One missed opportunity in this foundation's efforts is the lack of preparedness to accept and absorb incremental—especially the unathletic incremental—entrants into triathlon. It's axiomatic that newbies aren't participating in, and shouldn't enter, the races that WTC owns (with the possible exception of St. Anthony's Triathlon).
Yes, it's a missed opportunity, but, not every wave needs to be surfed. Livestrong is determined to stay nimble, and to remain in one office, no chapters, and to have fewer than 100 employees. So I don't know that Livestrong would ever be structurally able to leverage for fundraising the influx of tens or hundreds of thousands of newbie multisporters.
Still, triathlon might do itself a favor if it seized the opportunity to import Lance-admiring newbies into its ranks, but, this is easier said than done. The Foundation—by design—has no coaching infrastructure, nor any local presence, it has no chapters spread around the country (as TnT does). Triathletes as part of a Livestrong fund-raising project are neither encumbered by, nor aided by, a mandatory local team affiliation. Consequently, lone-ranger triathletes must by nature be self-sufficient and, probably, already part of our ranks. If the Lance Factor brings prospective triathletes into our sport, I see no vehicle for them to be Livestrong fund raisers.
My mission in business is to educate, instruct, empower, and connect. My mission in life is to learn, master, understand, to experience sublime moments, to protect those in my care, and then, when appropriate, pass on what I've learned.
It is ironic therefore that I did not understand or appreciate, at first blush, what Livestrong was trying to do—what it felt was most worthy of its money and attention. I took as axiomatic that cancer patients would routinely seek and receive care, and that cancer-appropriate therapies were more or less available across the board. Not so.
Maddeningly not so. Treatments for Armstrong's cancer could well have left him, if not dead, permanently brain or lung impaired. Instead, well, we know how the story has unfolded, thus far. Imagine those less able than Armstrong trying to steer and manage their own outcomes.
Typical of Livestrong's freestanding offices, lots of glass, built of repurposed beams holding up the roof of a paper distribution company.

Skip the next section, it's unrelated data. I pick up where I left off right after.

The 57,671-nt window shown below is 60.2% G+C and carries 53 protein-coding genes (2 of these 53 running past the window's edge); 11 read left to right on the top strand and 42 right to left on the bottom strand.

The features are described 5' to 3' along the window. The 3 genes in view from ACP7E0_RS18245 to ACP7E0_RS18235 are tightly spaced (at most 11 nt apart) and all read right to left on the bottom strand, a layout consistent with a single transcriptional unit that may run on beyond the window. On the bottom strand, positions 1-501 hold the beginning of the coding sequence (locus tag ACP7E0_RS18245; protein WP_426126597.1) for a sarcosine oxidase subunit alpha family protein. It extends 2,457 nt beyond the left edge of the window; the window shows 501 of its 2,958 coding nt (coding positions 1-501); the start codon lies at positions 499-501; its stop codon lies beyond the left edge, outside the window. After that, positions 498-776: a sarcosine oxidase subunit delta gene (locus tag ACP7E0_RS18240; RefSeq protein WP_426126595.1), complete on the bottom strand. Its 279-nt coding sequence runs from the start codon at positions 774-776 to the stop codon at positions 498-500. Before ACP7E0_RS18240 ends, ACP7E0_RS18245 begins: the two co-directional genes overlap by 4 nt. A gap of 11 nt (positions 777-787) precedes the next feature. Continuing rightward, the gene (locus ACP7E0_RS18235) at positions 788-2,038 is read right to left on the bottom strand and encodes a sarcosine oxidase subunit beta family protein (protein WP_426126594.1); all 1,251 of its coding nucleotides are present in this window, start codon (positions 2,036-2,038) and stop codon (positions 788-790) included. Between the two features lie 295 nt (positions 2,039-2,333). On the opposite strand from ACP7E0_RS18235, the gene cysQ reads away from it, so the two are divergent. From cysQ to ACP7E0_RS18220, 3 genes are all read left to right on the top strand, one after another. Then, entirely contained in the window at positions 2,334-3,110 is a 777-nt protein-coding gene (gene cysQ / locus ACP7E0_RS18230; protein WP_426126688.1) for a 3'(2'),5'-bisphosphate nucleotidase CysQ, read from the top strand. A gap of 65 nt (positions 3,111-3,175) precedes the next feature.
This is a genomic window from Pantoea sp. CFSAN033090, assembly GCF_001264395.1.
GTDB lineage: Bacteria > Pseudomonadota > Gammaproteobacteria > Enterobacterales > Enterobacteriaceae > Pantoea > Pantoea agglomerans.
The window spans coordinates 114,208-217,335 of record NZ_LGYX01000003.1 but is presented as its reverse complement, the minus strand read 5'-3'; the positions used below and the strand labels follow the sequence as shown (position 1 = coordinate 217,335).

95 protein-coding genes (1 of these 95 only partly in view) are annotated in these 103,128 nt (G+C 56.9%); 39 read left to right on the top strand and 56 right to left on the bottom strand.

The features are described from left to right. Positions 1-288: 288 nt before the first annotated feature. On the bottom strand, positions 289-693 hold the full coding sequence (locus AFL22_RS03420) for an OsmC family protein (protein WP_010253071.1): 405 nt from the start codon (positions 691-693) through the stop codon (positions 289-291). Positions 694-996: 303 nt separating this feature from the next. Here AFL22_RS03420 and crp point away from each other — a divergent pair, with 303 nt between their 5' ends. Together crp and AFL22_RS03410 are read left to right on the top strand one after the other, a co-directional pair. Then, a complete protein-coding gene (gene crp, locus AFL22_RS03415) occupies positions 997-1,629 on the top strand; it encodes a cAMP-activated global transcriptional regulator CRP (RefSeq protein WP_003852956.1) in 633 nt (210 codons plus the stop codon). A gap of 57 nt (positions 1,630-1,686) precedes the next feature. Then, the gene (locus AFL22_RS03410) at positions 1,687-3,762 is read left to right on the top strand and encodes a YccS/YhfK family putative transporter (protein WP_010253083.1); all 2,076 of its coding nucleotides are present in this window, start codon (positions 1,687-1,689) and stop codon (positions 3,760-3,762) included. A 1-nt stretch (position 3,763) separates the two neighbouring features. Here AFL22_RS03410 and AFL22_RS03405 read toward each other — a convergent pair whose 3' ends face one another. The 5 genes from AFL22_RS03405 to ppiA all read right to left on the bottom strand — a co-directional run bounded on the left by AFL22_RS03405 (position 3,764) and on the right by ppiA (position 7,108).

You never know who you're going to run into. In this case, Livestrong's CEO Doug Ulman is entertaining WTC's CEO Andrew Messick and CMO Erik Vervloet.
This building is one of Austin's architectural treasures, not for what it is, but for what it isn't: expensive and gaudy.
You can build a Best Places to Work office out of a warehouse in the bad side of town, if you put your mind to it.
Livestrong employees are surrounded by the fruit of their work and the need to continue it.
The building, the offices, the job, the organization, all strike a posture of transparency.
Half the roof of this building was torn out to make way for natural lighting. Beams like this provided the wood to build the offices.
What were ceiling beams are now benches in the cafeteria.
Unless you want authentic street tacos, you either eat here for lunch or you drive quite a distance.
Armstrong contemplated his own decisions in his personal fight with cancer while seated at this table, which is now in Livestrong's cafeteria.
Employees find reminders of the organization's purpose throughout the building.
One wants a bit of color: (Albert - Nathan Lane - in The Birdcage)
Founders gave money to start this foundation before Armstrong won his first TdF.
Founding members include Tom Weisel, a sponsor of Armstrong's going back to his Suburu Montgomery days.
The building features a lot of art, which is from Armstrong's personal collection. As I could find no Dogs Playing Poker on the walls, this was my favorite art piece in the building.
Dr. Craig Nichols and his gracious wife Ellen. Gents, assuming the situation calls for it, this is the one man on earth you want fondling your testicles.